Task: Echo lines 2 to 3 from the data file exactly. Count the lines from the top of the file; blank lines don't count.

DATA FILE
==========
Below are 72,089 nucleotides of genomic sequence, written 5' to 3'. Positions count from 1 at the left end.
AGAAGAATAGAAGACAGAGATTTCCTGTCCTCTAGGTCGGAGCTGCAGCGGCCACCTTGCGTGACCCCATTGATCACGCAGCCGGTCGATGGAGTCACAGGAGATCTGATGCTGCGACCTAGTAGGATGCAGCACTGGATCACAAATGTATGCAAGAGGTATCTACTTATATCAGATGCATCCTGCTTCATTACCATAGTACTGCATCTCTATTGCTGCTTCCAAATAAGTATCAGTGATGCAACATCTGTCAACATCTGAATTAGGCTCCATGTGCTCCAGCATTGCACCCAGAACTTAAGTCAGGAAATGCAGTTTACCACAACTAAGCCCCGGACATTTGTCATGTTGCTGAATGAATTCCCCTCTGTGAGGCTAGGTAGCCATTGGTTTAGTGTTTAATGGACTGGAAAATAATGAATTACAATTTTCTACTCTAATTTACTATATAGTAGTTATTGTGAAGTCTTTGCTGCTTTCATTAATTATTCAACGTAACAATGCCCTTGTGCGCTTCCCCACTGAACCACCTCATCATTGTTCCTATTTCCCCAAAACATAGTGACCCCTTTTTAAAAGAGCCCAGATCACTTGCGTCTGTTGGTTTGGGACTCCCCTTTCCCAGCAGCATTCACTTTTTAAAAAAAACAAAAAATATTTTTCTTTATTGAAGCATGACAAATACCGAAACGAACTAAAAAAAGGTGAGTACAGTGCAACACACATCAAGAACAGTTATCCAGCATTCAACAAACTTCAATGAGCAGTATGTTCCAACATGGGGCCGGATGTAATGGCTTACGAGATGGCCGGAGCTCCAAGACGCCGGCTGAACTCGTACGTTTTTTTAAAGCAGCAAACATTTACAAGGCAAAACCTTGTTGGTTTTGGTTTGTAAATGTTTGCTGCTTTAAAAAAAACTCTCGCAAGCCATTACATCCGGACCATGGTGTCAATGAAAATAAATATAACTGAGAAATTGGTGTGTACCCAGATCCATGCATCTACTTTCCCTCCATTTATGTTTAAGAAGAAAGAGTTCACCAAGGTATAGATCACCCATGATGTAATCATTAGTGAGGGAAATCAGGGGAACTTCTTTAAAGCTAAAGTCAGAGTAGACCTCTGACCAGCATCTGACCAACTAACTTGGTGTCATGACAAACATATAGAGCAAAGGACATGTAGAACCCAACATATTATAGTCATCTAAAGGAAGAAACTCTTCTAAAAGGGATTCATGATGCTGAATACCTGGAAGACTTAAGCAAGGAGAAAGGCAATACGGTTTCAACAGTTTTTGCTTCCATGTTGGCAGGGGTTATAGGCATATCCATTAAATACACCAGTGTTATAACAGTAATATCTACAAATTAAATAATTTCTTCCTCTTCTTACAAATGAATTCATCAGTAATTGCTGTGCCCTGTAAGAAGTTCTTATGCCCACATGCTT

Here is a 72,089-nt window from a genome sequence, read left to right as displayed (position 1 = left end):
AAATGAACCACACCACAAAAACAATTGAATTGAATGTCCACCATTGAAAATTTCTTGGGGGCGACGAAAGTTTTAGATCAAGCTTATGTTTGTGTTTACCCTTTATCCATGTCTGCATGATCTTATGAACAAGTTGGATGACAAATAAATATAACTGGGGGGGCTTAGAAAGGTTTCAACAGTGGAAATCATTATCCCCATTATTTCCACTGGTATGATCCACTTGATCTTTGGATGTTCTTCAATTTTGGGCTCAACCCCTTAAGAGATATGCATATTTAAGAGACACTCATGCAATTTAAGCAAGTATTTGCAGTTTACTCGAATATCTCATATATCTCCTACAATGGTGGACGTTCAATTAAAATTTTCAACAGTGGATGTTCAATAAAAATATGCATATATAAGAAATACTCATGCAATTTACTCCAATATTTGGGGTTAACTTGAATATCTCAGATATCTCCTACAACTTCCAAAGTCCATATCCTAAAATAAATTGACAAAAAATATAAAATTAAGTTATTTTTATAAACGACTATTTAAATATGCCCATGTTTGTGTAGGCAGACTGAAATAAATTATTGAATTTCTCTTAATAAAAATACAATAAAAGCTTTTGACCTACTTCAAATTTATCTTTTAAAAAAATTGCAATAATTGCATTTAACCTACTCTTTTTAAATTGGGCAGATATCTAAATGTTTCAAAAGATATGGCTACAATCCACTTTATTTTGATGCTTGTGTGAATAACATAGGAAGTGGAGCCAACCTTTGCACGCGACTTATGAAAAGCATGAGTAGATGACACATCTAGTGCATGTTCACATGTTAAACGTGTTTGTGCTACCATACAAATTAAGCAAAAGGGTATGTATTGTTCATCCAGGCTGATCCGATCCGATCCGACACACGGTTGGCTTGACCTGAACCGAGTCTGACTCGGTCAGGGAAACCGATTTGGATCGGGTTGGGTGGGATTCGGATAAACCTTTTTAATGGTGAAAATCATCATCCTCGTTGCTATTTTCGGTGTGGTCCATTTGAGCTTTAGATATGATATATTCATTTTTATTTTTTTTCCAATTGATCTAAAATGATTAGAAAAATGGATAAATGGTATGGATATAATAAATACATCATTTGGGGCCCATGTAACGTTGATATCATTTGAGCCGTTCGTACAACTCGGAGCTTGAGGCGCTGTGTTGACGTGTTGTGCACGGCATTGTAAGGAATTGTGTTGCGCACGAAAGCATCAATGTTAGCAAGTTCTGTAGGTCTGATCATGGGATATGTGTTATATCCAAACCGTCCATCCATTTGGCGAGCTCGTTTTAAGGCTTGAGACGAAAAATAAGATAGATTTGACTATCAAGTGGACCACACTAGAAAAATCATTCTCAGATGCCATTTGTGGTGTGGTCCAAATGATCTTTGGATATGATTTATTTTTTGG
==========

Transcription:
AGAAGAATAGAAGACAGAGATTTCCTGTCCTCTAGGTCGGAGCTGCAGCGGCCACCTTGCGTGACCCCATTGATCACGCAGCCGGTCGATGGAGTCACAGGAGATCTGATGCTGCGACCTAGTAGGATGCAGCACTGGATCACAAATGTATGCAAGAGGTATCTACTTATATCAGATGCATCCTGCTTCATTACCATAGTACTGCATCTCTATTGCTGCTTCCAAATAAGTATCAGTGATGCAACATCTGTCAACATCTGAATTAGGCTCCATGTGCTCCAGCATTGCACCCAGAACTTAAGTCAGGAAATGCAGTTTACCACAACTAAGCCCCGGACATTTGTCATGTTGCTGAATGAATTCCCCTCTGTGAGGCTAGGTAGCCATTGGTTTAGTGTTTAATGGACTGGAAAATAATGAATTACAATTTTCTACTCTAATTTACTATATAGTAGTTATTGTGAAGTCTTTGCTGCTTTCATTAATTATTCAACGTAACAATGCCCTTGTGCGCTTCCCCACTGAACCACCTCATCATTGTTCCTATTTCCCCAAAACATAGTGACCCCTTTTTAAAAGAGCCCAGATCACTTGCGTCTGTTGGTTTGGGACTCCCCTTTCCCAGCAGCATTCACTTTTTAAAAAAAACAAAAAATATTTTTCTTTATTGAAGCATGACAAATACCGAAACGAACTAAAAAAAGGTGAGTACAGTGCAACACACATCAAGAACAGTTATCCAGCATTCAACAAACTTCAATGAGCAGTATGTTCCAACATGGGGCCGGATGTAATGGCTTACGAGATGGCCGGAGCTCCAAGACGCCGGCTGAACTCGTACGTTTTTTTAAAGCAGCAAACATTTACAAGGCAAAACCTTGTTGGTTTTGGTTTGTAAATGTTTGCTGCTTTAAAAAAAACTCTCGCAAGCCATTACATCCGGACCATGGTGTCAATGAAAATAAATATAACTGAGAAATTGGTGTGTACCCAGATCCATGCATCTACTTTCCCTCCATTTATGTTTAAGAAGAAAGAGTTCACCAAGGTATAGATCACCCATGATGTAATCATTAGTGAGGGAAATCAGGGGAACTTCTTTAAAGCTAAAGTCAGAGTAGACCTCTGACCAGCATCTGACCAACTAACTTGGTGTCATGACAAACATATAGAGCAAAGGACATGTAGAACCCAACATATTATAGTCATCTAAAGGAAGAAACTCTTCTAAAAGGGATTCATGATGCTGAATACCTGGAAGACTTAAGCAAGGAGAAAGGCAATACGGTTTCAACAGTTTTTGCTTCCATGTTGGCAGGGGTTATAGGCATATCCATTAAATACACCAGTGTTATAACAGTAATATCTACAAATTAAATAATTTCTTCCTCTTCTTACAAATGAATTCATCAGTAATTGCTGTGCCCTGTAAGAAGTTCTTATGCCCACATGCTT

Here is a 72,089-nt window from a genome sequence, read left to right as displayed (position 1 = left end):